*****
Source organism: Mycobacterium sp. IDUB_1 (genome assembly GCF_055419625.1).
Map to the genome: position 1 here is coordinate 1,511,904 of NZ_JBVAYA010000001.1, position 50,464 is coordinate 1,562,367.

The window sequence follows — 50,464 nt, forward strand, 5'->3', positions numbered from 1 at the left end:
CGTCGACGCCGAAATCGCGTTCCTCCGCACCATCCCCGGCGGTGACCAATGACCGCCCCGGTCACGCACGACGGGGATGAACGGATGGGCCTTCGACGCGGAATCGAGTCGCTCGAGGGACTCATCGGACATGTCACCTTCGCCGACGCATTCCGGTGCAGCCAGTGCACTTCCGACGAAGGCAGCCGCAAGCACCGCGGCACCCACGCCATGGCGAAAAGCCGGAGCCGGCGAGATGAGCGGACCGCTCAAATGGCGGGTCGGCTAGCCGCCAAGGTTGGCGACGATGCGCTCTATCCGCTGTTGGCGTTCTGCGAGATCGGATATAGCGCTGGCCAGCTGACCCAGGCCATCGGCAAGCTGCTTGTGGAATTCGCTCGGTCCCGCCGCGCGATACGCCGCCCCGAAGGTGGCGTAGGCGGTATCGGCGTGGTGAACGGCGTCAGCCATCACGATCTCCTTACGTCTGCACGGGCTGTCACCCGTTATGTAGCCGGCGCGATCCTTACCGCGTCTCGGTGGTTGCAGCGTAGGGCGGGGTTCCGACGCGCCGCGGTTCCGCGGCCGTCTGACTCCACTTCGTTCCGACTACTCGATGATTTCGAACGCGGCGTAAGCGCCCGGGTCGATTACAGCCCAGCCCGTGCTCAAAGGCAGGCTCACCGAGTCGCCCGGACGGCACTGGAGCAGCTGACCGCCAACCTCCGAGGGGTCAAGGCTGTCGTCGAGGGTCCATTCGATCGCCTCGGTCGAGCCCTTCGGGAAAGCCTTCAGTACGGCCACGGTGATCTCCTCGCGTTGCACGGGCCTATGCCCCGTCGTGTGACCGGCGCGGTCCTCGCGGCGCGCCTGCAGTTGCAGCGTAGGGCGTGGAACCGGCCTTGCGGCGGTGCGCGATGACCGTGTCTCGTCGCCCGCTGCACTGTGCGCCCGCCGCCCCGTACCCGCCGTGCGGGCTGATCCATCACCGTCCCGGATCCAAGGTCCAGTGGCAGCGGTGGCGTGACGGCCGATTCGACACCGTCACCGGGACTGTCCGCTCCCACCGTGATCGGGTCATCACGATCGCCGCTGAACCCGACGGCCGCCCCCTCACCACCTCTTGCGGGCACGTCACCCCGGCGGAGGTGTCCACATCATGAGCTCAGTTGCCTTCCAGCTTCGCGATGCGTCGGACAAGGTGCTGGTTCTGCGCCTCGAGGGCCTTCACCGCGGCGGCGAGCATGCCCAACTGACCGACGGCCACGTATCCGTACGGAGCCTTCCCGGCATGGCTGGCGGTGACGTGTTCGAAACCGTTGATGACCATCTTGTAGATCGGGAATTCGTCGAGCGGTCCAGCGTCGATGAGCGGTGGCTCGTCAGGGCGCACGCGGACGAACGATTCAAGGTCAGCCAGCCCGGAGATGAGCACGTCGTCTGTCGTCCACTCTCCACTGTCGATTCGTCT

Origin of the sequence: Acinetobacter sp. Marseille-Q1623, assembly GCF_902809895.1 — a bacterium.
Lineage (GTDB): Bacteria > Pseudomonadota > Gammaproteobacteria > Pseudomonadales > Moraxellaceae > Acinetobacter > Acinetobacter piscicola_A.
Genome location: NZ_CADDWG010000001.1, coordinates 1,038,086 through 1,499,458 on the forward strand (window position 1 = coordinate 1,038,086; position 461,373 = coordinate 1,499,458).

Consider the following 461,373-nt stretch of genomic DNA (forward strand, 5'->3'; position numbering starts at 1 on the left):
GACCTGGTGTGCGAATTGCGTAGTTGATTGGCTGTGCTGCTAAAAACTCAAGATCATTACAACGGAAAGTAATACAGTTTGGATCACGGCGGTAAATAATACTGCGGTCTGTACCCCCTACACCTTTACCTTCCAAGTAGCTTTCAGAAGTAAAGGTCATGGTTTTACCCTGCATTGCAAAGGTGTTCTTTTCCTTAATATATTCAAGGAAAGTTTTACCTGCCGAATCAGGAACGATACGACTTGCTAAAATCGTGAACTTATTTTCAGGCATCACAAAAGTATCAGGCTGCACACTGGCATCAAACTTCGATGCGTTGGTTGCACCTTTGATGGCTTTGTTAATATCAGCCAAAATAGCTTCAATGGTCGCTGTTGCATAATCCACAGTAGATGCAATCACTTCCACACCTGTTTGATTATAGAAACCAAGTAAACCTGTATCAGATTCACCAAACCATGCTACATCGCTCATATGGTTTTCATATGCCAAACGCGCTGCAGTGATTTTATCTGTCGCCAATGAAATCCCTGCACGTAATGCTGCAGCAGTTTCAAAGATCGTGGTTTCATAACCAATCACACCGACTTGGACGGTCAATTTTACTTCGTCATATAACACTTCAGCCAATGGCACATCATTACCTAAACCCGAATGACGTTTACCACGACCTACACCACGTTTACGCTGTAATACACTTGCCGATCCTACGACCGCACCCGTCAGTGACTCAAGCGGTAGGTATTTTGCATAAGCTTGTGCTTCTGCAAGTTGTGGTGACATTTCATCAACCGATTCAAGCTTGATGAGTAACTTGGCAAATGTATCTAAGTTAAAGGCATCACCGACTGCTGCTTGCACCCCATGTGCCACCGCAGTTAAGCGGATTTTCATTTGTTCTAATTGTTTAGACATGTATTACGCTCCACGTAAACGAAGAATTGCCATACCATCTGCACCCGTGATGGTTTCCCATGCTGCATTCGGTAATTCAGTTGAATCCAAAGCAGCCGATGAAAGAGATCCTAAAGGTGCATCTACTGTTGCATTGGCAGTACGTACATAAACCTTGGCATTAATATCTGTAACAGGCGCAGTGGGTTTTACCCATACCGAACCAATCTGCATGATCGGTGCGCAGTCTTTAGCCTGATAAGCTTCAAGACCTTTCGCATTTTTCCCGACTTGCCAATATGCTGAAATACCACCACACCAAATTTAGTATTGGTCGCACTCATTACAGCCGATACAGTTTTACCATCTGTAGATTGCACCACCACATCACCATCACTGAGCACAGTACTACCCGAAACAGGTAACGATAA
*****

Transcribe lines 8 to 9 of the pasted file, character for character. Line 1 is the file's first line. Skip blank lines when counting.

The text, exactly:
Consider the following 461,373-nt stretch of genomic DNA (forward strand, 5'->3'; position numbering starts at 1 on the left):
GACCTGGTGTGCGAATTGCGTAGTTGATTGGCTGTGCTGCTAAAAACTCAAGATCATTACAACGGAAAGTAATACAGTTTGGATCACGGCGGTAAATAATACTGCGGTCTGTACCCCCTACACCTTTACCTTCCAAGTAGCTTTCAGAAGTAAAGGTCATGGTTTTACCCTGCATTGCAAAGGTGTTCTTTTCCTTAATATATTCAAGGAAAGTTTTACCTGCCGAATCAGGAACGATACGACTTGCTAAAATCGTGAACTTATTTTCAGGCATCACAAAAGTATCAGGCTGCACACTGGCATCAAACTTCGATGCGTTGGTTGCACCTTTGATGGCTTTGTTAATATCAGCCAAAATAGCTTCAATGGTCGCTGTTGCATAATCCACAGTAGATGCAATCACTTCCACACCTGTTTGATTATAGAAACCAAGTAAACCTGTATCAGATTCACCAAACCATGCTACATCGCTCATATGGTTTTCATATGCCAAACGCGCTGCAGTGATTTTATCTGTCGCCAATGAAATCCCTGCACGTAATGCTGCAGCAGTTTCAAAGATCGTGGTTTCATAACCAATCACACCGACTTGGACGGTCAATTTTACTTCGTCATATAACACTTCAGCCAATGGCACATCATTACCTAAACCCGAATGACGTTTACCACGACCTACACCACGTTTACGCTGTAATACACTTGCCGATCCTACGACCGCACCCGTCAGTGACTCAAGCGGTAGGTATTTTGCATAAGCTTGTGCTTCTGCAAGTTGTGGTGACATTTCATCAACCGATTCAAGCTTGATGAGTAACTTGGCAAATGTATCTAAGTTAAAGGCATCACCGACTGCTGCTTGCACCCCATGTGCCACCGCAGTTAAGCGGATTTTCATTTGTTCTAATTGTTTAGACATGTATTACGCTCCACGTAAACGAAGAATTGCCATACCATCTGCACCCGTGATGGTTTCCCATGCTGCATTCGGTAATTCAGTTGAATCCAAAGCAGCCGATGAAAGAGATCCTAAAGGTGCATCTACTGTTGCATTGGCAGTACGTACATAAACCTTGGCATTAATATCTGTAACAGGCGCAGTGGGTTTTACCCATACCGAACCAATCTGCATGATCGGTGCGCAGTCTTTAGCCTGATAAGCTTCAAGACCTTTCGCATTTTTCCCGACTTGCCAATATGCTGAAATACCACCACACCAAATTTAGTATTGGTCGCACTCATTACAGCCGATACAGTTTTACCATCTGTAGATTGCACCACCACATCACCATCACTGAGCACAGTACTACCCGAAACAGGTAACGATAA